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Deported journalist 'uncovered collusion'

Deported journalist 'uncovered collusion'

Author:
Publication: BBC News
Date: November 12, 2001

A British journalist who was deported from Pakistan at the weekend says she believes the action may have been triggered by her discovery of collusion between some Pakistani army officers and the Taleban.

Sunday Telegraph reporter Christina Lamb said authorities which deported her gave no explanation and detained her for 18 hours without food. She told BBC News Online she was kept in the dark about why she and photographer Justin Sutcliffe were sent home from Islamabad on Saturday.

The pair had been detained by Pakistani authorities since the early hours on Friday in the border city of Quetta. Miss Lamb, 35, said they were woken in their hotel in the middle of the night by five members of the military intelligence and two police officers.

She said they were driven to a railway rest room and then flown to Islamabad, but not allowed to sleep, eat or make contact with Britain until they were sent home the next day.

Foreign Secretary Jack Straw has expressed concern about the deportation and plans to stay in contact with Miss Lamb about any further representations to Pakistan.

Miss Lamb said she had uncovered evidence of a covert operation by rogue elements in the Pakistani military intelligence service to smuggle arms to the Taleban. But the deportation order vaguely described the reason as "acting in a manner prejudicial to the external affairs and security of Pakistan".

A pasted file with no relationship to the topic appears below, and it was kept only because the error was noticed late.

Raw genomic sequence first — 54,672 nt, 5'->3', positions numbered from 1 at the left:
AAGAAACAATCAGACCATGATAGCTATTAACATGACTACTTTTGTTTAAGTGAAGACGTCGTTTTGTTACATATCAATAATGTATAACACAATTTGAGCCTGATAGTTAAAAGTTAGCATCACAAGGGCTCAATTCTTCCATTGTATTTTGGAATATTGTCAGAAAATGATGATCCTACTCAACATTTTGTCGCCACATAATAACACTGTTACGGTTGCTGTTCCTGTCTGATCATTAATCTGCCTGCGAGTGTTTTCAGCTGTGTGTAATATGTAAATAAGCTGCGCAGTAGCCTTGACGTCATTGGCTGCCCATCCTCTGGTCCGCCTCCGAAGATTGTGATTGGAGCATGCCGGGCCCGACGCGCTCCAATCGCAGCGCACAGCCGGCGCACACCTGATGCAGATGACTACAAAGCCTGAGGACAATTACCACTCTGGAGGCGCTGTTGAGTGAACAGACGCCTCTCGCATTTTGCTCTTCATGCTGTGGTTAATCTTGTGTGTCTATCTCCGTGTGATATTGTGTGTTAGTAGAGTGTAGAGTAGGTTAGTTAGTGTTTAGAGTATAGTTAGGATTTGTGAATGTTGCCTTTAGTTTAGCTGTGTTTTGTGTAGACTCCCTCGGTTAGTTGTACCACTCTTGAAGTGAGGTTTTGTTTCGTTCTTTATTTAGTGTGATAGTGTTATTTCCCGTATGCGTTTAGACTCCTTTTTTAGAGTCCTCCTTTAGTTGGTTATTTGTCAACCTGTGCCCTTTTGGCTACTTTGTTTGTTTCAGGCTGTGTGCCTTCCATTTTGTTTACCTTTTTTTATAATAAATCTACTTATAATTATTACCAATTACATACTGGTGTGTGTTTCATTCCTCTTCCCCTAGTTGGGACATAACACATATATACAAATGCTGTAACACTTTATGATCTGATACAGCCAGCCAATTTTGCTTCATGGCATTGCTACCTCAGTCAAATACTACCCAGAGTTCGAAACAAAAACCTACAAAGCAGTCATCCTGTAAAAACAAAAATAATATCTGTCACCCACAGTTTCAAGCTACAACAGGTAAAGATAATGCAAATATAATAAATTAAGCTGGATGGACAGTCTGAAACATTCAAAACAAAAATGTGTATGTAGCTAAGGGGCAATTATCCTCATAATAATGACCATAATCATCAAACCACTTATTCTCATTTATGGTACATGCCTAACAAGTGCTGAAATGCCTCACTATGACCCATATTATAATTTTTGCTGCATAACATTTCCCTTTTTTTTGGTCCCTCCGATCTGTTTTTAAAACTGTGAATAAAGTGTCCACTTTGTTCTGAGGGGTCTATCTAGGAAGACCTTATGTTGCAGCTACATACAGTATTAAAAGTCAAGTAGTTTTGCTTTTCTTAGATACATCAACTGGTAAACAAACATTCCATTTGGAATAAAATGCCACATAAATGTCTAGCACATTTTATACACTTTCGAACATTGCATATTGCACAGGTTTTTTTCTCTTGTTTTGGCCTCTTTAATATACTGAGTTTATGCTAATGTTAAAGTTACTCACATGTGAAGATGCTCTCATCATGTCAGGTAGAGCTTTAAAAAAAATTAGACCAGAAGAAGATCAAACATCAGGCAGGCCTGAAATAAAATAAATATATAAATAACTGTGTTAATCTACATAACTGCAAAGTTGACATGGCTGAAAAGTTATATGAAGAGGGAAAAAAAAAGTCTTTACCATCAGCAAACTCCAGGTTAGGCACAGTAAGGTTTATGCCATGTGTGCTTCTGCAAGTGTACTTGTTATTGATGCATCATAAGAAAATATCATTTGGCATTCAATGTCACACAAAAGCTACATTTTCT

Miss Lamb said: "It's a matter of huge concern that a country we are in alliance with in fighting for freedom, is treating people in such a barbaric manner.

"To deport people without giving them any chance to answer any charge that they are supposed to have done is incredibly frustrating."

The Sunday Telegraph is planning legal action against Pakistani newspapers that recently claimed the pair had booked an airline ticket from Quetta in the name of Osama Bin Laden. Miss Lamb, who has a two-year-old son called Lorenzo, said that was not true and related to a throwaway remark she made to a travel agent who said she could book a flight under a false name.

She said she thought the airline ticket stories, which accused her of trying to prove Bin Laden was in Pakistan, were the pretext for the deportation. Her son and boyfriend in Portugal were worried about her safety after they were told by the hotel she had checked out in the middle of the night.

Miss Lamb, who has been reporting in Pakistan since 1987, said her detention was very frightening and made her feel like a criminal. She said she thought it was probably the result of her investigations into the allegedly pro-Taleban actions of the Pakistani military intelligence.

Miss Lamb told BBC News Online: "Even the spokesman for President Musharraf was shocked to hear about our experience and other senior government officials knew nothing about it.

"This begs the question 'Is he really in control of the military intelligence and who is actually running the country?'"

Sunday Telegraph editor Dominic Lawson said: "We have been given no reason for the deportations beyond the vaguest generalities. "Christina was simply carrying out her duties as a journalist."

Labour rebel MP Paul Marsden was on a fact-finding mission in Pakistan when Miss Lamb was detained. She said he helped to raise the alarm about her plight and may have helped secure her freedom. Miss Lamb said she wanted to return to Pakistan to continue her work as soon as possible.
 


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